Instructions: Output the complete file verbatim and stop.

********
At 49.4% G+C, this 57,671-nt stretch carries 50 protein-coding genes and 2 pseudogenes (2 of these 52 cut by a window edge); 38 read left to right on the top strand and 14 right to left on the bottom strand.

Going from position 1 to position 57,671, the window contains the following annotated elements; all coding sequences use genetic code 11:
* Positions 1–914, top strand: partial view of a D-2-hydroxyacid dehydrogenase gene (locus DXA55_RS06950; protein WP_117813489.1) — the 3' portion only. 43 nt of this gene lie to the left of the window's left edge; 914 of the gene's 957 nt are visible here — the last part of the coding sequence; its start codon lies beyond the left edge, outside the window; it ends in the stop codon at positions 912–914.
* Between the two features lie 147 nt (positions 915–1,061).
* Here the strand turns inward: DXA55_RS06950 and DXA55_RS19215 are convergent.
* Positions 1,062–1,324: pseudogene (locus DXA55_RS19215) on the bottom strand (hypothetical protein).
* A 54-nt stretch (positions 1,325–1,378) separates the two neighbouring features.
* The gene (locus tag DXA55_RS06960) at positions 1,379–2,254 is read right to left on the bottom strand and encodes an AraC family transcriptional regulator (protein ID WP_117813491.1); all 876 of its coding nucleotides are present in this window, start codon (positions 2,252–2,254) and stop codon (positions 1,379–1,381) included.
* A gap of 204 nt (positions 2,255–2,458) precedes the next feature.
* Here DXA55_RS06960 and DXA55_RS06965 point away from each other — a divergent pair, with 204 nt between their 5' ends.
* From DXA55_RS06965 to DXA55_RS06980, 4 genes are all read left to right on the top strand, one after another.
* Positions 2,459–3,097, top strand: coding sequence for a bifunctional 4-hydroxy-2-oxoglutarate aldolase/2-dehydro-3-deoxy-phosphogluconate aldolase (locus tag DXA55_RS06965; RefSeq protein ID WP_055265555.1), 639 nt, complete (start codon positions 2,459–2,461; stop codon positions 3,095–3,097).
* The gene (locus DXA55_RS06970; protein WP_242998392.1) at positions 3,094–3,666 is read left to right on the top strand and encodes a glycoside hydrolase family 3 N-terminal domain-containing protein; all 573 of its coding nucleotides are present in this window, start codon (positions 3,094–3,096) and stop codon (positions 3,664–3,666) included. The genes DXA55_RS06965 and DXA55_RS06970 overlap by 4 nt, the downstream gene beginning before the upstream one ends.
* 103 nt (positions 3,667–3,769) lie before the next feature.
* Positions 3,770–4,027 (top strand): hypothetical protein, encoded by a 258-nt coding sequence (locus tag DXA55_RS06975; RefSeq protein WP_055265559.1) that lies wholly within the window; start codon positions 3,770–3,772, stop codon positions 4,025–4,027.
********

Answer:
At 49.4% G+C, this 57,671-nt stretch carries 50 protein-coding genes and 2 pseudogenes (2 of these 52 cut by a window edge); 38 read left to right on the top strand and 14 right to left on the bottom strand.

Going from position 1 to position 57,671, the window contains the following annotated elements; all coding sequences use genetic code 11:
* Positions 1–914, top strand: partial view of a D-2-hydroxyacid dehydrogenase gene (locus DXA55_RS06950; protein WP_117813489.1) — the 3' portion only. 43 nt of this gene lie to the left of the window's left edge; 914 of the gene's 957 nt are visible here — the last part of the coding sequence; its start codon lies beyond the left edge, outside the window; it ends in the stop codon at positions 912–914.
* Between the two features lie 147 nt (positions 915–1,061).
* Here the strand turns inward: DXA55_RS06950 and DXA55_RS19215 are convergent.
* Positions 1,062–1,324: pseudogene (locus DXA55_RS19215) on the bottom strand (hypothetical protein).
* A 54-nt stretch (positions 1,325–1,378) separates the two neighbouring features.
* The gene (locus tag DXA55_RS06960) at positions 1,379–2,254 is read right to left on the bottom strand and encodes an AraC family transcriptional regulator (protein ID WP_117813491.1); all 876 of its coding nucleotides are present in this window, start codon (positions 2,252–2,254) and stop codon (positions 1,379–1,381) included.
* A gap of 204 nt (positions 2,255–2,458) precedes the next feature.
* Here DXA55_RS06960 and DXA55_RS06965 point away from each other — a divergent pair, with 204 nt between their 5' ends.
* From DXA55_RS06965 to DXA55_RS06980, 4 genes are all read left to right on the top strand, one after another.
* Positions 2,459–3,097, top strand: coding sequence for a bifunctional 4-hydroxy-2-oxoglutarate aldolase/2-dehydro-3-deoxy-phosphogluconate aldolase (locus tag DXA55_RS06965; RefSeq protein ID WP_055265555.1), 639 nt, complete (start codon positions 2,459–2,461; stop codon positions 3,095–3,097).
* The gene (locus DXA55_RS06970; protein WP_242998392.1) at positions 3,094–3,666 is read left to right on the top strand and encodes a glycoside hydrolase family 3 N-terminal domain-containing protein; all 573 of its coding nucleotides are present in this window, start codon (positions 3,094–3,096) and stop codon (positions 3,664–3,666) included. The genes DXA55_RS06965 and DXA55_RS06970 overlap by 4 nt, the downstream gene beginning before the upstream one ends.
* 103 nt (positions 3,667–3,769) lie before the next feature.
* Positions 3,770–4,027 (top strand): hypothetical protein, encoded by a 258-nt coding sequence (locus tag DXA55_RS06975; RefSeq protein WP_055265559.1) that lies wholly within the window; start codon positions 3,770–3,772, stop codon positions 4,025–4,027.